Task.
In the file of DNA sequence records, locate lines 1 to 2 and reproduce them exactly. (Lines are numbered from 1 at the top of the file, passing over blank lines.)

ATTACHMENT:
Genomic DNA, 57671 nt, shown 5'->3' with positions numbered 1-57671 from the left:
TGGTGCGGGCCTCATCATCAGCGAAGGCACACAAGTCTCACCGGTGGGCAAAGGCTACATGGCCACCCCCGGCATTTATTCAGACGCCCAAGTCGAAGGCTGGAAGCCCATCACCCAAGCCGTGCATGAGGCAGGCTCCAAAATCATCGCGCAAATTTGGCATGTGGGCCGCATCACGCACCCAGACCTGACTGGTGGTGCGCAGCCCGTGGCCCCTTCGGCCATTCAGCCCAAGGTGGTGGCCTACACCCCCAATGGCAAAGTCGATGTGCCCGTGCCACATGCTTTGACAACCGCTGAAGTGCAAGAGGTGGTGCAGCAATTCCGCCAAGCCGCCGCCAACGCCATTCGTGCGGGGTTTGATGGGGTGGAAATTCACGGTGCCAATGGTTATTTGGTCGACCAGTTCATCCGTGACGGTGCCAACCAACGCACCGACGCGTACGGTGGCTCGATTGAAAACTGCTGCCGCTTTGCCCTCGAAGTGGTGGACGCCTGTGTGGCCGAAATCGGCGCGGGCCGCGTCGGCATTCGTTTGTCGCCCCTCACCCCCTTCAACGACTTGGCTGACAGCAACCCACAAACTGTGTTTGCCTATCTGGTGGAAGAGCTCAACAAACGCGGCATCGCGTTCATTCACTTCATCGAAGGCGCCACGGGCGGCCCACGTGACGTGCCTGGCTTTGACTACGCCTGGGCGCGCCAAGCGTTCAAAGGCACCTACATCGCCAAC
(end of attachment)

Genomic DNA, 57671 nt, shown 5'->3' with positions numbered 1-57671 from the left:
TGGTGCGGGCCTCATCATCAGCGAAGGCACACAAGTCTCACCGGTGGGCAAAGGCTACATGGCCACCCCCGGCATTTATTCAGACGCCCAAGTCGAAGGCTGGAAGCCCATCACCCAAGCCGTGCATGAGGCAGGCTCCAAAATCATCGCGCAAATTTGGCATGTGGGCCGCATCACGCACCCAGACCTGACTGGTGGTGCGCAGCCCGTGGCCCCTTCGGCCATTCAGCCCAAGGTGGTGGCCTACACCCCCAATGGCAAAGTCGATGTGCCCGTGCCACATGCTTTGACAACCGCTGAAGTGCAAGAGGTGGTGCAGCAATTCCGCCAAGCCGCCGCCAACGCCATTCGTGCGGGGTTTGATGGGGTGGAAATTCACGGTGCCAATGGTTATTTGGTCGACCAGTTCATCCGTGACGGTGCCAACCAACGCACCGACGCGTACGGTGGCTCGATTGAAAACTGCTGCCGCTTTGCCCTCGAAGTGGTGGACGCCTGTGTGGCCGAAATCGGCGCGGGCCGCGTCGGCATTCGTTTGTCGCCCCTCACCCCCTTCAACGACTTGGCTGACAGCAACCCACAAACTGTGTTTGCCTATCTGGTGGAAGAGCTCAACAAACGCGGCATCGCGTTCATTCACTTCATCGAAGGCGCCACGGGCGGCCCACGTGACGTGCCTGGCTTTGACTACGCCTGGGCGCGCCAAGCGTTCAAAGGCACCTACATCGCCAAC